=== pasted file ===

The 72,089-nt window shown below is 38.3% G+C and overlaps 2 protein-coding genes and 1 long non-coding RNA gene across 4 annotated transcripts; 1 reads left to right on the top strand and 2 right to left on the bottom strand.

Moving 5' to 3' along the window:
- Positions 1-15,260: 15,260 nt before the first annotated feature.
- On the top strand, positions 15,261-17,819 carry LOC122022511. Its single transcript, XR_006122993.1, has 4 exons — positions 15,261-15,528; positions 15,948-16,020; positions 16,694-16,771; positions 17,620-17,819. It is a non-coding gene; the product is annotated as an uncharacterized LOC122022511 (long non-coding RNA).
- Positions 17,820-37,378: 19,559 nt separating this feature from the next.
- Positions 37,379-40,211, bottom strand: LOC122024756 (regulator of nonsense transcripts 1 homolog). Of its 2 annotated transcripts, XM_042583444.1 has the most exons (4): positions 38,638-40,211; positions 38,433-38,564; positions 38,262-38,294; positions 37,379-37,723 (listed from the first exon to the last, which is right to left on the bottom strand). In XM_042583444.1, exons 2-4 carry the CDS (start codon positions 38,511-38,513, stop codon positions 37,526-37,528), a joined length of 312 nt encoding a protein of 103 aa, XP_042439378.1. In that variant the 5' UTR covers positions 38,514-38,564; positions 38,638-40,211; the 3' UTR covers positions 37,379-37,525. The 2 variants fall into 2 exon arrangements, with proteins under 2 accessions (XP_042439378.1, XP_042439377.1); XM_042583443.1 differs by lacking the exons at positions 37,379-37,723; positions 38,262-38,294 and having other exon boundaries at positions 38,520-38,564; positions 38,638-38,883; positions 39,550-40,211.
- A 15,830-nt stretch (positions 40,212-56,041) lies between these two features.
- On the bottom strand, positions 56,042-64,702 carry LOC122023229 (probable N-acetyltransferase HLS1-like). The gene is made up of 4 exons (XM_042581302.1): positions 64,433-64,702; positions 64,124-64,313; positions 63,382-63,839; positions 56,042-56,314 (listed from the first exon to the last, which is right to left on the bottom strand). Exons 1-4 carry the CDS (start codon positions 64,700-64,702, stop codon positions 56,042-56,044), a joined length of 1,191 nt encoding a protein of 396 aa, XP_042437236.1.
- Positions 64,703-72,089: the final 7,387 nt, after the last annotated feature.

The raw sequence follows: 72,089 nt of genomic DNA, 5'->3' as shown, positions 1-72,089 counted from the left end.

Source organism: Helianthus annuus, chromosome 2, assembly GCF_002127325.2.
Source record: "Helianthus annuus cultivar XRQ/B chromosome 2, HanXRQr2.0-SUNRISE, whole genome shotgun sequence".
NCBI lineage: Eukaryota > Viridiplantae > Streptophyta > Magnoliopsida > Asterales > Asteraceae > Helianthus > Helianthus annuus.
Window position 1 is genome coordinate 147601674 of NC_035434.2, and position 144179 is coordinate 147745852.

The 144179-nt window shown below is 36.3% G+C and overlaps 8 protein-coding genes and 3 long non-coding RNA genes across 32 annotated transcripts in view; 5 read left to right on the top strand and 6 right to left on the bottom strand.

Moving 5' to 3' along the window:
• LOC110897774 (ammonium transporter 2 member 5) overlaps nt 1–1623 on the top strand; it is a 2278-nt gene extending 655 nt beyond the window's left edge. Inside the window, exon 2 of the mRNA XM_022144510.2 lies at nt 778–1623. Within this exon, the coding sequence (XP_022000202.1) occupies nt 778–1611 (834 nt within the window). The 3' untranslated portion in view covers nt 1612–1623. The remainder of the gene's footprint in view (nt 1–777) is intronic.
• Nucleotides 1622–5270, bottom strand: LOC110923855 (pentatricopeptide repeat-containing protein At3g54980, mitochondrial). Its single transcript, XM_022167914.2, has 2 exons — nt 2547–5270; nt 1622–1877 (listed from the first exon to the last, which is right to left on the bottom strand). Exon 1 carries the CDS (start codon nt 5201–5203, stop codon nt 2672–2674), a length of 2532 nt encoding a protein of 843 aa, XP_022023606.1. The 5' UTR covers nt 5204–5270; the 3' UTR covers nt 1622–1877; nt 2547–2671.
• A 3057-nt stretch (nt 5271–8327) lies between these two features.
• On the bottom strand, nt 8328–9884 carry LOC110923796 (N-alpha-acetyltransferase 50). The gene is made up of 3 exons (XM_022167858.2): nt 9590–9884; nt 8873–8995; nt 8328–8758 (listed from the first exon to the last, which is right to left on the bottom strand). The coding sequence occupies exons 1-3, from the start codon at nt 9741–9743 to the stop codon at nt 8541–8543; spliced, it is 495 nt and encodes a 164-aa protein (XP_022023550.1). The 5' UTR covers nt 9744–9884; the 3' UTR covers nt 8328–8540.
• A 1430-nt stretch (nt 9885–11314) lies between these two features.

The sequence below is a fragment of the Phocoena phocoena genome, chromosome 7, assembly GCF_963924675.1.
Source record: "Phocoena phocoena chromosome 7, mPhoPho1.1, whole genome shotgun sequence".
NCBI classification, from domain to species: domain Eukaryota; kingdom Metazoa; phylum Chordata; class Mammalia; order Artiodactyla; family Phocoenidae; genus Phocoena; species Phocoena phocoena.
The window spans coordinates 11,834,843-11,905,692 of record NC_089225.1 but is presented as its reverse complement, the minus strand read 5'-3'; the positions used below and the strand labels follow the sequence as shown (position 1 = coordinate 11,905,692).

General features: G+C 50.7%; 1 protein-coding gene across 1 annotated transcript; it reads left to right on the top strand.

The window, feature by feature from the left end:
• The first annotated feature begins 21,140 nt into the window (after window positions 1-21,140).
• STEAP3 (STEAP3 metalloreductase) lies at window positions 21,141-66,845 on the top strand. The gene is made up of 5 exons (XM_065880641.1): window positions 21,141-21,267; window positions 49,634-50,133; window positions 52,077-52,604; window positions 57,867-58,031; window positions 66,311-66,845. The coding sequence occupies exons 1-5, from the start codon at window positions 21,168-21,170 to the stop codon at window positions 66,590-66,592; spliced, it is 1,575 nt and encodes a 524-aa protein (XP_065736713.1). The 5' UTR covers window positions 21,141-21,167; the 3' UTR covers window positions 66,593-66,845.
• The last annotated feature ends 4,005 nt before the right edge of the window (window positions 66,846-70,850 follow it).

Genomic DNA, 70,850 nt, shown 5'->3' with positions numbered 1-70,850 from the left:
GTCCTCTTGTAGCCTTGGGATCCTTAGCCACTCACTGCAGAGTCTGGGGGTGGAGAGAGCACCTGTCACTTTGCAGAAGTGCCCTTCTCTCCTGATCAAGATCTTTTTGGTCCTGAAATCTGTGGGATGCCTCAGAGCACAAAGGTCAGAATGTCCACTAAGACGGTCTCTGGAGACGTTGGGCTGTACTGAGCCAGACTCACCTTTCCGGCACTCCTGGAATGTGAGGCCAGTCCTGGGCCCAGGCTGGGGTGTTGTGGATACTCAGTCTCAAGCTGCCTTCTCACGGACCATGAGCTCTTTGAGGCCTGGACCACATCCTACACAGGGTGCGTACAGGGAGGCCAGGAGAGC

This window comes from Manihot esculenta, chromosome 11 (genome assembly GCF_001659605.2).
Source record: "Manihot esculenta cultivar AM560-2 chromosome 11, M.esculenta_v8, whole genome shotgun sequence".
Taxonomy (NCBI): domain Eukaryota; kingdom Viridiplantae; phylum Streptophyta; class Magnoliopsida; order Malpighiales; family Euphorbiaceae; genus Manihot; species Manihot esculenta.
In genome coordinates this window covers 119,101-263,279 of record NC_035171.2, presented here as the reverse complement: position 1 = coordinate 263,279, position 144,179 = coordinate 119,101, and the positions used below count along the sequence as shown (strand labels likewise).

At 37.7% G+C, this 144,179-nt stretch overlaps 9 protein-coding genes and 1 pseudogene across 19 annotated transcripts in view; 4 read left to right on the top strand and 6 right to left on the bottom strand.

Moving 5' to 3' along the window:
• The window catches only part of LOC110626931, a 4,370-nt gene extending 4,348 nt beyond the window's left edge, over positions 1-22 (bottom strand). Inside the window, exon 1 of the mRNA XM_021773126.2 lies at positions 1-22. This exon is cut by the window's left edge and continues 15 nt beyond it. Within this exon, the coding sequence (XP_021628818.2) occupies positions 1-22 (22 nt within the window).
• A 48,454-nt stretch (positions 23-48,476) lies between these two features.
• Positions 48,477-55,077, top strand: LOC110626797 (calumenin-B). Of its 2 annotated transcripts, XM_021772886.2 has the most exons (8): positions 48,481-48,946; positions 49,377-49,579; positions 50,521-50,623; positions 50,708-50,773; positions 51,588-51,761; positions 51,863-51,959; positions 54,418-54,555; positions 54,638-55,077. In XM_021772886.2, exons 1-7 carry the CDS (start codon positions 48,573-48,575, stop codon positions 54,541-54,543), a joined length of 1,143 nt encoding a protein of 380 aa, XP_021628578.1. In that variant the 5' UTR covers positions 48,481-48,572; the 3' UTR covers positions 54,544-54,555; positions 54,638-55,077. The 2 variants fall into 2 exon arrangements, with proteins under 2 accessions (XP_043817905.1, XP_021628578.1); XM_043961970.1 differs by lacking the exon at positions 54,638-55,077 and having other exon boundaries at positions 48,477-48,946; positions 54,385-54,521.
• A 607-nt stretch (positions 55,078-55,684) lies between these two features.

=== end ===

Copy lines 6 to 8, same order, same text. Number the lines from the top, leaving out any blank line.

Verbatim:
- Positions 37,379-40,211, bottom strand: LOC122024756 (regulator of nonsense transcripts 1 homolog). Of its 2 annotated transcripts, XM_042583444.1 has the most exons (4): positions 38,638-40,211; positions 38,433-38,564; positions 38,262-38,294; positions 37,379-37,723 (listed from the first exon to the last, which is right to left on the bottom strand). In XM_042583444.1, exons 2-4 carry the CDS (start codon positions 38,511-38,513, stop codon positions 37,526-37,528), a joined length of 312 nt encoding a protein of 103 aa, XP_042439378.1. In that variant the 5' UTR covers positions 38,514-38,564; positions 38,638-40,211; the 3' UTR covers positions 37,379-37,525. The 2 variants fall into 2 exon arrangements, with proteins under 2 accessions (XP_042439378.1, XP_042439377.1); XM_042583443.1 differs by lacking the exons at positions 37,379-37,723; positions 38,262-38,294 and having other exon boundaries at positions 38,520-38,564; positions 38,638-38,883; positions 39,550-40,211.
- A 15,830-nt stretch (positions 40,212-56,041) lies between these two features.
- On the bottom strand, positions 56,042-64,702 carry LOC122023229 (probable N-acetyltransferase HLS1-like). The gene is made up of 4 exons (XM_042581302.1): positions 64,433-64,702; positions 64,124-64,313; positions 63,382-63,839; positions 56,042-56,314 (listed from the first exon to the last, which is right to left on the bottom strand). Exons 1-4 carry the CDS (start codon positions 64,700-64,702, stop codon positions 56,042-56,044), a joined length of 1,191 nt encoding a protein of 396 aa, XP_042437236.1.